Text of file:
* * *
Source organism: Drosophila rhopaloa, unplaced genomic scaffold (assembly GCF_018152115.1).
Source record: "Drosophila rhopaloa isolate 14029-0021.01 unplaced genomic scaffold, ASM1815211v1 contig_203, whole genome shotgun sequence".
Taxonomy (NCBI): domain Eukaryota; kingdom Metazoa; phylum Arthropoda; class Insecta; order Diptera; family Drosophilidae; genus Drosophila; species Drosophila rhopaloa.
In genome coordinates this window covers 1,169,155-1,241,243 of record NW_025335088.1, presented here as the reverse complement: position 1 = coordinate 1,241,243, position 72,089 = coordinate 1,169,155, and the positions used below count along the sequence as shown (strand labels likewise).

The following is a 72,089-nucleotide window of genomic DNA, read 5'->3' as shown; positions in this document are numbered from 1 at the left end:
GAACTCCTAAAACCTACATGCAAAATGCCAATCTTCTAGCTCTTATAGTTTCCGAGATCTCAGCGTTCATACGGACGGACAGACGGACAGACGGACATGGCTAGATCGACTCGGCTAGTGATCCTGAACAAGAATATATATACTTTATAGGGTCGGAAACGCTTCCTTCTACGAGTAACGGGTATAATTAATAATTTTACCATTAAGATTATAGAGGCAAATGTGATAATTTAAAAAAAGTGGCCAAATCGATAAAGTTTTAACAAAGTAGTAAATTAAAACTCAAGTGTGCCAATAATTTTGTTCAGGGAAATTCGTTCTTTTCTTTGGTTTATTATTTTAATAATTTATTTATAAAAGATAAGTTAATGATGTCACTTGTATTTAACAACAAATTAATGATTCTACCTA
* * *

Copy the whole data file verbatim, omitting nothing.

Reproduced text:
Source organism: Drosophila rhopaloa, unplaced genomic scaffold (assembly GCF_018152115.1).
Source record: "Drosophila rhopaloa isolate 14029-0021.01 unplaced genomic scaffold, ASM1815211v1 contig_203, whole genome shotgun sequence".
Taxonomy (NCBI): domain Eukaryota; kingdom Metazoa; phylum Arthropoda; class Insecta; order Diptera; family Drosophilidae; genus Drosophila; species Drosophila rhopaloa.
In genome coordinates this window covers 1,169,155-1,241,243 of record NW_025335088.1, presented here as the reverse complement: position 1 = coordinate 1,241,243, position 72,089 = coordinate 1,169,155, and the positions used below count along the sequence as shown (strand labels likewise).

The following is a 72,089-nucleotide window of genomic DNA, read 5'->3' as shown; positions in this document are numbered from 1 at the left end:
GAACTCCTAAAACCTACATGCAAAATGCCAATCTTCTAGCTCTTATAGTTTCCGAGATCTCAGCGTTCATACGGACGGACAGACGGACAGACGGACATGGCTAGATCGACTCGGCTAGTGATCCTGAACAAGAATATATATACTTTATAGGGTCGGAAACGCTTCCTTCTACGAGTAACGGGTATAATTAATAATTTTACCATTAAGATTATAGAGGCAAATGTGATAATTTAAAAAAAGTGGCCAAATCGATAAAGTTTTAACAAAGTAGTAAATTAAAACTCAAGTGTGCCAATAATTTTGTTCAGGGAAATTCGTTCTTTTCTTTGGTTTATTATTTTAATAATTTATTTATAAAAGATAAGTTAATGATGTCACTTGTATTTAACAACAAATTAATGATTCTACCTA